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John Reitman

By John Reitman

Proposed ordinance could prohibit new course construction in Colorado city


Municipal Saddle Rock Golf Course in Aurora, Colorado.

The benefits of golf courses are many. They provide wildlife habitat, recreational opportunities, improve air quality, filter ground water, positively influence real estate value and generally are an aesthetic improvement to any community. They also are low-hanging fruit when subjects like chemical bans and water use come up, a trend that illustrates the need for public relations work on behalf of the golf industry.

With growth in the golf industry trending negative for most of the last 16 years, it is unclear how many, if any, are interested in building a golf course in the Denver suburb of Aurora. But if the city's mayor has his way, that option could soon be off the table.

An ordinance proposed by Aurora mayor Mike Coffman would eliminate planting new grass in public areas and would limit the amount of grass allowed in residential lawns in new home communities. The ordinance, if passed by the city council, also would prohibit construction of any new golf courses within the city limits. 

There are a dozen golf operations in Aurora, including five municipal operations, and 250 located throughout the state, according to the Colorado Golf Association.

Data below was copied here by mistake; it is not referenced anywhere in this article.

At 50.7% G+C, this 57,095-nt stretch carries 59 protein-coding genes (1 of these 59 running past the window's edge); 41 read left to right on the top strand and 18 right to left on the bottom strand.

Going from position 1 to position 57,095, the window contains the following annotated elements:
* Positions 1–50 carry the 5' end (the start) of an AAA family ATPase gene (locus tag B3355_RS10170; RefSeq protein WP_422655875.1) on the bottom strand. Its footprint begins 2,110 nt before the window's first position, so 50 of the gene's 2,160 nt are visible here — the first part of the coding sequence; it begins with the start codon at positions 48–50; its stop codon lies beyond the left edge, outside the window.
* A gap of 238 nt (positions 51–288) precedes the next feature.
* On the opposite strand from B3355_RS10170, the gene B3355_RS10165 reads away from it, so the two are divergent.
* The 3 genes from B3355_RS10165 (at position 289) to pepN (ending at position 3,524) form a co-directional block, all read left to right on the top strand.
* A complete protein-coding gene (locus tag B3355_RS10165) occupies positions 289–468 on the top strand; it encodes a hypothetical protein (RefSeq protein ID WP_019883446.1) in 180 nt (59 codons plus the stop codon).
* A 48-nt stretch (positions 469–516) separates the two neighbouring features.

Neither number is likely to grow much, if at all, anytime soon.

Much of Colorado has been in some stage of drought since 2000. Today, 100 percent of the state is under drought conditions, ranging from abnormally dry to extreme drought, according to the U.S. Drought Monitor. 

According to Colorado State University, cool-season grasses can require 1 inch to 2.5 inches of water per week, depending on the time of year. Aurora receives an average of 16 inches of rain per year, according to the National Weather Service. Aurora water officials say outdoor irrigation comprises 50 percent of the city's water use. 

With a population of 370,000, Aurora is the largest suburb in the Denver area and is Colorado's third-largest city.

Besides prohibiting the construction of new golf courses, the proposed ordinance would prohibit grass in medians and common spaces and in front and side lawns in new home construction.

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